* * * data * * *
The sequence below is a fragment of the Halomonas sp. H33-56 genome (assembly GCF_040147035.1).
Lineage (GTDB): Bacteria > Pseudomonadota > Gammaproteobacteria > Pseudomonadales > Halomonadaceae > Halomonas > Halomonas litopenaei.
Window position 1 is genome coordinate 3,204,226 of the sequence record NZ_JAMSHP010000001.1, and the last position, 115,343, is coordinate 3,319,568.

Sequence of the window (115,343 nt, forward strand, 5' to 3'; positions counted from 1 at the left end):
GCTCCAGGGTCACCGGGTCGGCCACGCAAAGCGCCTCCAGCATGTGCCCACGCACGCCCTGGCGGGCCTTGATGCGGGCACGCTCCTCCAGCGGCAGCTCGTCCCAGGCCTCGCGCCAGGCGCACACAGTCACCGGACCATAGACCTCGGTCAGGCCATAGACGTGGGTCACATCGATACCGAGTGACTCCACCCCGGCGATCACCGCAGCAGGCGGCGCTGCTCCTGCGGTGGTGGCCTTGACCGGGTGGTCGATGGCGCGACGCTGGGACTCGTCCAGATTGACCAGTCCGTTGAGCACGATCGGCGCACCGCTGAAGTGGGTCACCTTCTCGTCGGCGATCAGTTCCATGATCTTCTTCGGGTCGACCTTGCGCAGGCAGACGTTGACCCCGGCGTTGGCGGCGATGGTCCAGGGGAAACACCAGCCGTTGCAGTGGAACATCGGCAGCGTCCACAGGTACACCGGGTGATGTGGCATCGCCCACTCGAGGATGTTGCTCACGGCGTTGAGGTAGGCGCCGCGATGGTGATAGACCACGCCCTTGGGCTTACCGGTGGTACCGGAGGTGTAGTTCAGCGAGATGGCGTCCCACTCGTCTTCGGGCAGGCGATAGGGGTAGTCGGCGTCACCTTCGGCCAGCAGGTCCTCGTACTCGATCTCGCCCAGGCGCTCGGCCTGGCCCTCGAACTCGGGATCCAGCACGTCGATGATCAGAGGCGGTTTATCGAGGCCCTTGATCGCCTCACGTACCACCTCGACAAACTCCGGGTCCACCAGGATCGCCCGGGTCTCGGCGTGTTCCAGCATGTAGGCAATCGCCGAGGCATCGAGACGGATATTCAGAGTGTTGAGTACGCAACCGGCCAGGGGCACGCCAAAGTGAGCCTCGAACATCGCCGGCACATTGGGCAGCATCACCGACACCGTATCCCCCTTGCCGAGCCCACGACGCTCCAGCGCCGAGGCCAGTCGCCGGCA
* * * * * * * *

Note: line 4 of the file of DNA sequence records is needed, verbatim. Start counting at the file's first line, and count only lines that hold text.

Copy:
Sequence of the window (115,343 nt, forward strand, 5' to 3'; positions counted from 1 at the left end):